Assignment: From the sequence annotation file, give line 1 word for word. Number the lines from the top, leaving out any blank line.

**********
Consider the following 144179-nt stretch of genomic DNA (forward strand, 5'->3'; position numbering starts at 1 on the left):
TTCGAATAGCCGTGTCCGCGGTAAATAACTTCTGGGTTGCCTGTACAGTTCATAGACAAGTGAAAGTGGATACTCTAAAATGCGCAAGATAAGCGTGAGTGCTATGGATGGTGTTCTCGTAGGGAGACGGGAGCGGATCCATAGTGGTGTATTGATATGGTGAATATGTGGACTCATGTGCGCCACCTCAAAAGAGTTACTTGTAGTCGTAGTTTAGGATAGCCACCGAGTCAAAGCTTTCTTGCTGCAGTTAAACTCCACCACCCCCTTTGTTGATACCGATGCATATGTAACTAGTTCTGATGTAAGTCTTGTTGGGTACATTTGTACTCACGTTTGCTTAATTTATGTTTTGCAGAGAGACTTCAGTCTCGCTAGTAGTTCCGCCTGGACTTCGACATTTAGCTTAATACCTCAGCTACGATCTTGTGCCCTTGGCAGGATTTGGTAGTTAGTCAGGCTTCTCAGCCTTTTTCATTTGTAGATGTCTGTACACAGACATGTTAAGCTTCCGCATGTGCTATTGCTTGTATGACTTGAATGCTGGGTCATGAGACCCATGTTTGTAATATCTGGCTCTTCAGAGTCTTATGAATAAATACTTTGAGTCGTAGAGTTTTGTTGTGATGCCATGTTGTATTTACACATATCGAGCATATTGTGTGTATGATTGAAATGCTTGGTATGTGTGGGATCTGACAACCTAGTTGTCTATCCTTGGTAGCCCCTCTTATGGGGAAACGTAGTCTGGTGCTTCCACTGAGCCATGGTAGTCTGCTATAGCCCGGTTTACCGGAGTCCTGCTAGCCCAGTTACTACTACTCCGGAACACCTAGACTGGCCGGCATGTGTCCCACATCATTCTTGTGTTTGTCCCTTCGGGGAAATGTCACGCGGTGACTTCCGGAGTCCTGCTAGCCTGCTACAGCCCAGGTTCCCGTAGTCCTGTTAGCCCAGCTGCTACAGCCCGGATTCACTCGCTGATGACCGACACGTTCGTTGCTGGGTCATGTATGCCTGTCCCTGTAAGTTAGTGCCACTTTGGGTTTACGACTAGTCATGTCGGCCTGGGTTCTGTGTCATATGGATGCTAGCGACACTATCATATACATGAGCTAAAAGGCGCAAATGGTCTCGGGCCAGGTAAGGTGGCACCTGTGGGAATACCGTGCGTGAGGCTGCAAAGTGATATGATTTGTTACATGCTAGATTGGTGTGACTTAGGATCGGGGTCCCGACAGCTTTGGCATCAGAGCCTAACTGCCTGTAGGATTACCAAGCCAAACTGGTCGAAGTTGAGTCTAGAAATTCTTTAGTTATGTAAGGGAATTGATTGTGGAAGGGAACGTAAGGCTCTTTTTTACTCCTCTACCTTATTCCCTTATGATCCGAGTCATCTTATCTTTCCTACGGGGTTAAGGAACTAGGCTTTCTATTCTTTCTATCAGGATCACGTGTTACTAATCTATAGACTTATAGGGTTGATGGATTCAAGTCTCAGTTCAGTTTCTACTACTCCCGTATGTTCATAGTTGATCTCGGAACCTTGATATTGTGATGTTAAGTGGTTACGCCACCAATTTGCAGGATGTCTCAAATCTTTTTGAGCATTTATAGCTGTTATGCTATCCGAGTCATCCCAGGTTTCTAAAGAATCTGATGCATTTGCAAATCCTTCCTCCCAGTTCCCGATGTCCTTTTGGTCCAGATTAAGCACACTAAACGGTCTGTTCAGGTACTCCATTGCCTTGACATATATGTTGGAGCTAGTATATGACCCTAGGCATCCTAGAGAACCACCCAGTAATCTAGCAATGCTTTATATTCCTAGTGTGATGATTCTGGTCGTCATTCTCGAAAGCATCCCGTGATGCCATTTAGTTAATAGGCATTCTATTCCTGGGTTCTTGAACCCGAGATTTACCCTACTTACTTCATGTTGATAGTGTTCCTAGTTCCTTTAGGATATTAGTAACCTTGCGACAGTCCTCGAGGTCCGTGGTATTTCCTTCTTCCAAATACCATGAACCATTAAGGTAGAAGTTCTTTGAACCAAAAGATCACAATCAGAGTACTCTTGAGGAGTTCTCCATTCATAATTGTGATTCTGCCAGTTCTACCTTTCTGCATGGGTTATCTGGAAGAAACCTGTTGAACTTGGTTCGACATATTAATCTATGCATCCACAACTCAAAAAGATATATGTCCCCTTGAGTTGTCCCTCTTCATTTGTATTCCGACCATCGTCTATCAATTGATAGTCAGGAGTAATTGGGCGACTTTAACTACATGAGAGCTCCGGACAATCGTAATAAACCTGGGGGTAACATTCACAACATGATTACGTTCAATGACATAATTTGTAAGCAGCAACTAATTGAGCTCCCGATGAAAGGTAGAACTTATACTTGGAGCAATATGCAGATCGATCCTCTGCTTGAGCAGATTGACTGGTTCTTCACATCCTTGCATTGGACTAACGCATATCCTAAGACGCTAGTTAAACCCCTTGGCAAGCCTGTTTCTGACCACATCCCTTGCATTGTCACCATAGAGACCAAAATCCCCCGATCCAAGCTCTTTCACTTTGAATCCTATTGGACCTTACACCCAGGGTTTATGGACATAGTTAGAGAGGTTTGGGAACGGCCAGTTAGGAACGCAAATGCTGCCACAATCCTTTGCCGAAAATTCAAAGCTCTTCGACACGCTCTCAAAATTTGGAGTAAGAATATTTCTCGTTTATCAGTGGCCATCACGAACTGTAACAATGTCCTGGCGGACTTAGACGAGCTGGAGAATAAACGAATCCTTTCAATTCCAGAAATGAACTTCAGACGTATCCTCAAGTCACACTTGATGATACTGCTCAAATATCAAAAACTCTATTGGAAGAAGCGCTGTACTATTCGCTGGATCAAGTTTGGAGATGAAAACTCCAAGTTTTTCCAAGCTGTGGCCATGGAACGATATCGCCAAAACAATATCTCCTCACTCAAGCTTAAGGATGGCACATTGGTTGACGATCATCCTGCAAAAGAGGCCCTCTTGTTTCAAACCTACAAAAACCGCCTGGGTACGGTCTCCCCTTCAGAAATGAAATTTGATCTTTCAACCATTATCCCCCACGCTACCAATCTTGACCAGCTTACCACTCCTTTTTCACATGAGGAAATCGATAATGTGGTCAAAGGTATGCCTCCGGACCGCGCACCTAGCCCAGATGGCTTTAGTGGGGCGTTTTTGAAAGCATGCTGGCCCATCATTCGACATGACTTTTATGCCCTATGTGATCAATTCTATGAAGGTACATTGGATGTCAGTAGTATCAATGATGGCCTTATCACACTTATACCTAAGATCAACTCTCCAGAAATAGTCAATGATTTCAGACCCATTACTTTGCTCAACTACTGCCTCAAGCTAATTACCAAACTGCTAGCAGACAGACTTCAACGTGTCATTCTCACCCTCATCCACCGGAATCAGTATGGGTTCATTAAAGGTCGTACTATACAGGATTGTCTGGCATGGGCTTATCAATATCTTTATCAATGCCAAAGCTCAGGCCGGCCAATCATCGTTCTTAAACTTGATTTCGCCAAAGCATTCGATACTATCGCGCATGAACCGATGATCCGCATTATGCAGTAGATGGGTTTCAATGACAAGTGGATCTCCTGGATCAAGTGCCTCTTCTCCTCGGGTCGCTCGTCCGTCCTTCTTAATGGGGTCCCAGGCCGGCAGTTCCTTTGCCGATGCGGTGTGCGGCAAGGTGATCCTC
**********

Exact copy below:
Consider the following 144179-nt stretch of genomic DNA (forward strand, 5'->3'; position numbering starts at 1 on the left):